Accounting was just add-subtract-multiply-divide, right? Apparently not.
When it was time for college, I thought hard about whether to choose a major that I might love, or one that was likely to land me a job. Because they might not be the same thing.
I think my high school counselor recommended I do the Strong Interest Inventory (SII), administered by Stanford University, to better understand my aptitudes. But what I got back was weird: I should consider a career as a librarian, minister, accountant, or advertising executive. Huh?
In the meantime, I had been invited by the UC Berkeley music department to join their orchestra and band program; they apparently were aware I was an experienced trombone player. Well there was no way I was going to be making a living as a musician, or even afford going to Berkeley, so I knuckled down, signed up for the local community college, and pursued accounting. I had always enjoyed tracking baseball statistics, and even invented a stock market investment game, and putting numbers in boxes was fun. Besides, accounting was just add-subtract-multiply-divide, right? Apparently not.
After getting straight A’s in all things accounting, I was invited to visit a Big Five accounting firm on Welch Road in Palo Alto. I think it was Arthur Andersen. It was a strange place. Very quiet. Lots of bald white guys in white shirts and horn-rimmed glasses. I had hair down to my shoulders and my best jacket was corduroy, so I was a little uncomfortable. Somebody asked our tour guide, what kind of education do you require for new hires? The answer was something like, “We prefer graduates from a top university who are proficient in algebra and calculus.” This was pre-electronic calculator days, so I started to worry. In fact, my stomach hurt like when I took algebra tests in high school. When asked why, Mr. Bald White Guy said, “Well, son, that’s how we separate the men from the boys,” or words to that effect. Really? Screw that!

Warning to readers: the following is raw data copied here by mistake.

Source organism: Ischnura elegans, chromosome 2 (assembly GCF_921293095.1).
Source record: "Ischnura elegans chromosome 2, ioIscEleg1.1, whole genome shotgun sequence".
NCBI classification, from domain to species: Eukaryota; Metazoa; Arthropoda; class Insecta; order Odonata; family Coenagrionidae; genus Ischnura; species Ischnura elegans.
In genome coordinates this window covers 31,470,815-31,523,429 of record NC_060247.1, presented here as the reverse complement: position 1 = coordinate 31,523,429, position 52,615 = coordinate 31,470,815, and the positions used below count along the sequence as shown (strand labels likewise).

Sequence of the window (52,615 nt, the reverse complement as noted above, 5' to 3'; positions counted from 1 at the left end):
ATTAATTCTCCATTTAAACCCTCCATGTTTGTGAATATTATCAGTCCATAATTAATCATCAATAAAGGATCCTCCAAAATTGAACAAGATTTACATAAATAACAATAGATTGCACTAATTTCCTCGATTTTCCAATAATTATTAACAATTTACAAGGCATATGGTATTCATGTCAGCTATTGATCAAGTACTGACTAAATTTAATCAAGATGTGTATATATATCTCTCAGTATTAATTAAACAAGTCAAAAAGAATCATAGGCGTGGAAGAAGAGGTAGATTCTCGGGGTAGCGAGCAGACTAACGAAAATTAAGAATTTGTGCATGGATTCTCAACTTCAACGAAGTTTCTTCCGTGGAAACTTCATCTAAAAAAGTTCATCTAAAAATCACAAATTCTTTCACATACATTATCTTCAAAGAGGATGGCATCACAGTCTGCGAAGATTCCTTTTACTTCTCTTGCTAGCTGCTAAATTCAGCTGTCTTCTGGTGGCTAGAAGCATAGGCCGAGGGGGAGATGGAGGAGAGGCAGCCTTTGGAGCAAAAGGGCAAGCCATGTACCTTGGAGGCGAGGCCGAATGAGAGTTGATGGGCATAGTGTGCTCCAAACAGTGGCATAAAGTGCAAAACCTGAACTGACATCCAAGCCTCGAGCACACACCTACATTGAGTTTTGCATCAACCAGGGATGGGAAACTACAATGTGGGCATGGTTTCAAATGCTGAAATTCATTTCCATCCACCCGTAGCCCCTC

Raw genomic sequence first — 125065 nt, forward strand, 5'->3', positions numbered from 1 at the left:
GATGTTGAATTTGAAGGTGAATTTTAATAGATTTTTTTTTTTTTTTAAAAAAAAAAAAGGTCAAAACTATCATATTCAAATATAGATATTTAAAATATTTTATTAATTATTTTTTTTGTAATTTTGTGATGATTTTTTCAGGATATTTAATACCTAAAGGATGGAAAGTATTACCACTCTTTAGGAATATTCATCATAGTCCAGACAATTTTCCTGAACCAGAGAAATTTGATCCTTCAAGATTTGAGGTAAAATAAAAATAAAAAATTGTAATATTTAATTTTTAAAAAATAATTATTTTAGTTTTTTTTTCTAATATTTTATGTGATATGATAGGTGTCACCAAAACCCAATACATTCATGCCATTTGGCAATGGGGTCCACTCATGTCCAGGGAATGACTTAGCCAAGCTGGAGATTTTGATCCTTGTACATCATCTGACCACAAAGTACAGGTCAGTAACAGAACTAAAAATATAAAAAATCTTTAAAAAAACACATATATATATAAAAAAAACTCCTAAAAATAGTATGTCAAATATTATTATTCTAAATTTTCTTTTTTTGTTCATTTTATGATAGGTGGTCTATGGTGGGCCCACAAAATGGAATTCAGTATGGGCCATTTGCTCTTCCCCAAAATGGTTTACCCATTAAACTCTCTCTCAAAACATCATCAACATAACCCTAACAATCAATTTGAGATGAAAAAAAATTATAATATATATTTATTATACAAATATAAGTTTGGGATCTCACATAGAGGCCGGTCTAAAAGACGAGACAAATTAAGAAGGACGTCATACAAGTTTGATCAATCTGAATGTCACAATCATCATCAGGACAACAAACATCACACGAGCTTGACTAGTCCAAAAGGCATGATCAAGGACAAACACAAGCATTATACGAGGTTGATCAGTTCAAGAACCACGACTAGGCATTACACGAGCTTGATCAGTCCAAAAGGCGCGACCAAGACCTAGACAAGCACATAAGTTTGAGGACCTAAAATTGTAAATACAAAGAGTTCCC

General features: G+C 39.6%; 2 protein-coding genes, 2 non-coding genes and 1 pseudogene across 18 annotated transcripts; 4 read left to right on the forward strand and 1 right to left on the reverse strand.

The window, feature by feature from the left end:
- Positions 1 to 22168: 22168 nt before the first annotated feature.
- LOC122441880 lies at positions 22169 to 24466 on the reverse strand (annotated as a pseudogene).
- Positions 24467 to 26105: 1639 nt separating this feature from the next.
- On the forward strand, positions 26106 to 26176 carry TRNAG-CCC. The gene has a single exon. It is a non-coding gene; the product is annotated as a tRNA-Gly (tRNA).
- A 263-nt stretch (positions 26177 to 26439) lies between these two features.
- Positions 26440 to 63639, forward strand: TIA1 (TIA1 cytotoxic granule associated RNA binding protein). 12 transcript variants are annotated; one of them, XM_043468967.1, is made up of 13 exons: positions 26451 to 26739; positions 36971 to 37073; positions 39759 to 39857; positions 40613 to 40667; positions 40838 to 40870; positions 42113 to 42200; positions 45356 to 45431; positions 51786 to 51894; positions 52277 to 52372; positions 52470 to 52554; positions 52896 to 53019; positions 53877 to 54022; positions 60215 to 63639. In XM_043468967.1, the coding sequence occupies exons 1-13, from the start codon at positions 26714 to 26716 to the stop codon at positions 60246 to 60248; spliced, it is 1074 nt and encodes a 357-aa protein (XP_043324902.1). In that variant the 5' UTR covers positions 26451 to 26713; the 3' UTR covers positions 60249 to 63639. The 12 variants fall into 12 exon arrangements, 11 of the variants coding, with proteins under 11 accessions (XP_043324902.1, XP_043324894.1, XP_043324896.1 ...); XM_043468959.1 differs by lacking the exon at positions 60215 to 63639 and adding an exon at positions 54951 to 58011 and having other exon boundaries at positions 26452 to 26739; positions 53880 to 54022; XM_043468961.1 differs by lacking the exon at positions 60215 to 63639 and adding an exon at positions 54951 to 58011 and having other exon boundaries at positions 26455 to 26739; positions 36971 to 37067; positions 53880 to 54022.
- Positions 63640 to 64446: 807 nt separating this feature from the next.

Coincidentally, I had just learned that I could get a degree in advertising from the School of Journalism and Mass Communications at San Jose State. I had about ten days to apply for the semester. Well, I did love graphic design and writing, and I was good at it. So that’s what I did, and got a job in advertising at a daily newspaper a week after I graduated. And stayed on the creative, right side of my brain for the rest of my career.